Salman Rushdie: 6 surreal masterpieces you should read

Salman Rushdie is a world-renowned and bestselling novelist, best known for his fatwa-inciting The Satanic Verses and the Man Booker Prize-winning Midnight's Children.

His latest work, Two Years Eight Months and Twenty-Eight Nights, features Rushdie's trademark mix of history and magical realism. We asked Rushdie to share some books that shaped his life and work.


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The Master and Margarita by Mikhail Bulgakov

The Devil comes to Moscow and, of course, makes trouble, accompanied by a cat shooting six-guns and an associate who disappears when he turns sideways. But he also assists a writer, known as the Master, who has been writing the story of Christ from the point of view of Pontius Pilate and, in despair, has burned the only manuscript. But, the Devil says, manuscripts don't burn. And there the book is, unharmed and intact. One of the greatest Russian novels. Stalin didn't like it.

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The Sirens of Titan by Kurt Vonnegut

This is a real delight. Among its leading characters are a certain Winston Niles Rumfoord who, along with his dog Kazak, accidentally enters a "chrono-synclastic infundibulum" and gets stretched out across space and time. There is also a Martian invasion of the Earth, and Salo, a messenger from the planet Tralfamadore stranded on the moon by a spacecraft malfunction. After that the Tralfamadorians distort the whole of human history to get Salo the spare part he needs. (The Great Wall of China is a message from Tralfamadore and so is the Kremlin. Draw your own conclusions.)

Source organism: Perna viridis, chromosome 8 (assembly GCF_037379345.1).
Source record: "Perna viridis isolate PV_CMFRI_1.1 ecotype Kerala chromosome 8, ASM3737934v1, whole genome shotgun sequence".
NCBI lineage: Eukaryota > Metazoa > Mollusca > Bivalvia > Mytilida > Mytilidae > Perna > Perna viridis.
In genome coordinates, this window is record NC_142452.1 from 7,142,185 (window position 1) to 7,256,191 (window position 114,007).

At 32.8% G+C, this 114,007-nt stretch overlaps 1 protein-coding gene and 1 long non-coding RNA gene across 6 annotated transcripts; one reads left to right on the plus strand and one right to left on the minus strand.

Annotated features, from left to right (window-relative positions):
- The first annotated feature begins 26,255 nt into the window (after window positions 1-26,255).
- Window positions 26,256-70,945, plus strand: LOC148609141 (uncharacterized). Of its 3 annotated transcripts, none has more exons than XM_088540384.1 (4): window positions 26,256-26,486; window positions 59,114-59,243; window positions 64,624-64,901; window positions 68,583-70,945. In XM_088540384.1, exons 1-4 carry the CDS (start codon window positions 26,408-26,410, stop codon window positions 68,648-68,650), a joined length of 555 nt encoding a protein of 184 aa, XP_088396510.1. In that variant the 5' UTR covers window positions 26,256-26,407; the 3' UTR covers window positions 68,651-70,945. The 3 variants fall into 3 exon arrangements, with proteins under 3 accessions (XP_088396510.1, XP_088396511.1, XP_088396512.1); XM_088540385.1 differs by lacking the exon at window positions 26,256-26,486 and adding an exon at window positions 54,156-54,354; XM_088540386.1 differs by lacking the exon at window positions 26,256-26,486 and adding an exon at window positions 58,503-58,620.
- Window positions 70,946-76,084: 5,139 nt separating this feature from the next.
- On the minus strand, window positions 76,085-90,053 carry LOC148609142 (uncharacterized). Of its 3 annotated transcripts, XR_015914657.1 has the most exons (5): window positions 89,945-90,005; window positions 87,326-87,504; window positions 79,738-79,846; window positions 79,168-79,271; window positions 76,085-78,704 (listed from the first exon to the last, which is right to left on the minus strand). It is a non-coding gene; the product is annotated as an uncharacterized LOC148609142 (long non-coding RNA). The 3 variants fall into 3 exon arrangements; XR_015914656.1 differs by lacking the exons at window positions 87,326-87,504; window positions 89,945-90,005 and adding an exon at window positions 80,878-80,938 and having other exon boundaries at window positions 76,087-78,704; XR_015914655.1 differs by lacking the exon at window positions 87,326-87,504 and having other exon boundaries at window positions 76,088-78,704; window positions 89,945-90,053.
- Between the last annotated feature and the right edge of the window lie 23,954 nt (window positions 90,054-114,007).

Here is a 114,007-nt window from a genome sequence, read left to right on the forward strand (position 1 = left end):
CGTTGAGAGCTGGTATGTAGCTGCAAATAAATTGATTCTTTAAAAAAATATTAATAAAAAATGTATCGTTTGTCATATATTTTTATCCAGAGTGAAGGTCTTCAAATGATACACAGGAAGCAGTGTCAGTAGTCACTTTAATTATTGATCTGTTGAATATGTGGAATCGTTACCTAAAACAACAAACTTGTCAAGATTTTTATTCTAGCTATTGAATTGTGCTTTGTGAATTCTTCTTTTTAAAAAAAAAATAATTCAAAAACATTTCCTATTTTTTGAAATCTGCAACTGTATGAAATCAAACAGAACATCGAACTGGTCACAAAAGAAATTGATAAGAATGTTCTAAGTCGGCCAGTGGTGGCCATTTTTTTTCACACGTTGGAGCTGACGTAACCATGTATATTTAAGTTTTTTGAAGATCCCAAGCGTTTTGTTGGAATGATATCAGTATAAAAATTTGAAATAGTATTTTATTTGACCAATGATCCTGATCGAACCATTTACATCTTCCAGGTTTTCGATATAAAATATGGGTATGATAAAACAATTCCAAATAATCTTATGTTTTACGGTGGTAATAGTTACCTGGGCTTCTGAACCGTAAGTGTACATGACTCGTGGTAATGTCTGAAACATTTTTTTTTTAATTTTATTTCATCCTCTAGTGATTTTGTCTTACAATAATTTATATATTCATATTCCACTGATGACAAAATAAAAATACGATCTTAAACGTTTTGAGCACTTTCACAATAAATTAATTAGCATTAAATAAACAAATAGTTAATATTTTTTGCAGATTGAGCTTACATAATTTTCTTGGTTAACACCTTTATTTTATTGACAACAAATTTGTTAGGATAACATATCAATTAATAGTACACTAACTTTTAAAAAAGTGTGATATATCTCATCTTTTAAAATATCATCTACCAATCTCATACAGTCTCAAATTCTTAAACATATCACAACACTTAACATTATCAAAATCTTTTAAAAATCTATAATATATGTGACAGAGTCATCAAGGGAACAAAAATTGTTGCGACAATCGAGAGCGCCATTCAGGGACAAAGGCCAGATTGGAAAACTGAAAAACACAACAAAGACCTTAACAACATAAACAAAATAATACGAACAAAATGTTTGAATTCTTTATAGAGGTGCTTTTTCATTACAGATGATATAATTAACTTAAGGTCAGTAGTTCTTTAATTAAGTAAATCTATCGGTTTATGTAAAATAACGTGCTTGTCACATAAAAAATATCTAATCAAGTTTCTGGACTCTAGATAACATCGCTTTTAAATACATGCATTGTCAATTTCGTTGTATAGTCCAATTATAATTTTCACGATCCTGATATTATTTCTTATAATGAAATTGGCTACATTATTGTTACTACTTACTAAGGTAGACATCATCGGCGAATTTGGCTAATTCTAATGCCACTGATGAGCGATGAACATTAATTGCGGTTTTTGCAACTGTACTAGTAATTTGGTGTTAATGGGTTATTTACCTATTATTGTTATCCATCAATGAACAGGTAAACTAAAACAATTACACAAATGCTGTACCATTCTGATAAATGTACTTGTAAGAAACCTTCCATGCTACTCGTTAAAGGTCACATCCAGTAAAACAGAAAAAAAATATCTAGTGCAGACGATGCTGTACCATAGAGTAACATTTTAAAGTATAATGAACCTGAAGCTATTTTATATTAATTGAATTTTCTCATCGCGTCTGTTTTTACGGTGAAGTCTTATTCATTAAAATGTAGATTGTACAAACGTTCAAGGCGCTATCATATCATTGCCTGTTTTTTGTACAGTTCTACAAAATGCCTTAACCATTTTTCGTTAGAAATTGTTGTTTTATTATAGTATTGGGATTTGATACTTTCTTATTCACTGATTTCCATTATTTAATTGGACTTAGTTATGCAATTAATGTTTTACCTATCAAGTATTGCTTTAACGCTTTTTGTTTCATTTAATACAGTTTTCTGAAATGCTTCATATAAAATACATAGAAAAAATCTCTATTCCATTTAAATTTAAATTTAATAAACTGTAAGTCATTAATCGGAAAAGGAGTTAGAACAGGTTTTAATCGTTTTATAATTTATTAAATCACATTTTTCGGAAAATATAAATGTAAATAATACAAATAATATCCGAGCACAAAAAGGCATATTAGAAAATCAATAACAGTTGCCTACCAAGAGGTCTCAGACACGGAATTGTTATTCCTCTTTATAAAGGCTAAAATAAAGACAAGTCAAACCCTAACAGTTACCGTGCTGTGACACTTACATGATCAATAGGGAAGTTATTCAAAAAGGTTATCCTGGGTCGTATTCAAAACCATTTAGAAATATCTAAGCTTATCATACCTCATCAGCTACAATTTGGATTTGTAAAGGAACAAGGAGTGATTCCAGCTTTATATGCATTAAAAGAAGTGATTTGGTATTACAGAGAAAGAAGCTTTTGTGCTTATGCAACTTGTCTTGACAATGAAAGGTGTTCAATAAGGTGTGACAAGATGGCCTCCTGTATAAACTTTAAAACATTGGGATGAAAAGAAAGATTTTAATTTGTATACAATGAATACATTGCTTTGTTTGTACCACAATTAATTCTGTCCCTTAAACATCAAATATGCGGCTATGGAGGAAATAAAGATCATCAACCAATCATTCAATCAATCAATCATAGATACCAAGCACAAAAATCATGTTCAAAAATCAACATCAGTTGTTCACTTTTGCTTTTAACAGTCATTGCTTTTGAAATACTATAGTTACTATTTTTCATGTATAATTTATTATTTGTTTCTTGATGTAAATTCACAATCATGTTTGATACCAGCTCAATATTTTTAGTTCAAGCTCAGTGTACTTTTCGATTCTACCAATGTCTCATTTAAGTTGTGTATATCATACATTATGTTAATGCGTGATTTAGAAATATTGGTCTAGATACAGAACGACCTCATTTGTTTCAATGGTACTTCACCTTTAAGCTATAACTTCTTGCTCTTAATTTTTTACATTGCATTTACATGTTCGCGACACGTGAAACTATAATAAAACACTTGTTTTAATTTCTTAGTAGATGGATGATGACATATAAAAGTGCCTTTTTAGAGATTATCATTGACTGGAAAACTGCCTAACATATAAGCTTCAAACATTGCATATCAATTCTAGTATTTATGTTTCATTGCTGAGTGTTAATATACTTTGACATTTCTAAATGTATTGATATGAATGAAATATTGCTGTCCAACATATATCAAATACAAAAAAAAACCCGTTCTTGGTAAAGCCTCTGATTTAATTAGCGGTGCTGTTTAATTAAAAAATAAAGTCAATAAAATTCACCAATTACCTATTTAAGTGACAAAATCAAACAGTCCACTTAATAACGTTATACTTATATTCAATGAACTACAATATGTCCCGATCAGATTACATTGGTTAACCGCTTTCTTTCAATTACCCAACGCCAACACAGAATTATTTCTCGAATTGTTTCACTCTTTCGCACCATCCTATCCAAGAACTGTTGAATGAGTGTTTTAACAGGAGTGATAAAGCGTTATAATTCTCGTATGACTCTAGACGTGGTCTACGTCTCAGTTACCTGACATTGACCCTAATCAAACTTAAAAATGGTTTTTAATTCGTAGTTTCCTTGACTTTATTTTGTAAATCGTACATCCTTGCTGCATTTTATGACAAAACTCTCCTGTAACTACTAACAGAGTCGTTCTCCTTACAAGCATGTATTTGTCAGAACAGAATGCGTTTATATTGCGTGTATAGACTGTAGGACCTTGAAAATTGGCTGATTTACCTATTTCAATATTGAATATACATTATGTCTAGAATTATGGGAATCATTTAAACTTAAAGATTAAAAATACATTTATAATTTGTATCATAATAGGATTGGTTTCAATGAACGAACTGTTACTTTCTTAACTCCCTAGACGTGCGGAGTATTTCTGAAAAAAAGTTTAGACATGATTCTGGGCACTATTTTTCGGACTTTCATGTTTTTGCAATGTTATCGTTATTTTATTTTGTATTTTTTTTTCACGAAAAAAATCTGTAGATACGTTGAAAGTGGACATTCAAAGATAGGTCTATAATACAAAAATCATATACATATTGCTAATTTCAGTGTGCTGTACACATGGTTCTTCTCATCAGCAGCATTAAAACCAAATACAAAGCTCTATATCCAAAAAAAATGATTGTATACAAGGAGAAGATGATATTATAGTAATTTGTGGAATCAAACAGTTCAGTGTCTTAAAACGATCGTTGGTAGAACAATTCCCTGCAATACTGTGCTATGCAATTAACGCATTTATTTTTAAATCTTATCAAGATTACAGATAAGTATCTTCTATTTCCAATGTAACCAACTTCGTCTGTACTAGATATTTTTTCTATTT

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Riddley Walker by Russell Hoban

An unjustly forgotten novel that is utterly unlike anything else, a portrait of a world after a nuclear holocaust - the explosion of the "1 Big 1," written in a brilliantly fractured language in which a bomb appears to have exploded as well. Folktale and science fiction blend in this portrait of a devastated world trying once again to become, and Riddley Walker's riddles may contain the secrets which, if unlocked, will provide the key.

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The Bloody Chamber by Angela Carter

Carter's sensual, erotic retellings of fairy tales and folk tales - her "wolf stories" - blend Snow White, Red Riding Hood and Beauty (of the Beast) into shape-shifting creations that are Carter's own. In these tales a girl attacked by a wolf can love the wolf or even become a wolf herself; the beauty can be beastly too.

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Pedro Páramo by Juan Rulfo

A short hypnotic novel which Jorge Luis Borges thought to be one of the best books ever written in any language, and which Gabriel García Márquez claimed to have memorized, and which, he said, unblocked his imagination and allowed him to create Macondo, the world of One Hundred Years of Solitude. A man named Juan Preciado is told by his mother on her deathbed to go to the town of Comala and find his father, Pedro Páramo, and get what he is owed. Juan Preciado embarks on the journey and as he nears Comala falls into a nightmarish world that may be populated entirely by ghosts.

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The Non-Existent Knight by Italo Calvino

This is a fable, set at the time of the emperor Charlemagne, about an empty suit of armour that believes itself to be a knight and keeps itself going by willpower and strict adherence to the rules of chivalry. It's one third of a trilogy of fantastic fables jointly known as "Our Ancestors." The others, The Cloven Viscount and The Baron in the Trees, are just as good.

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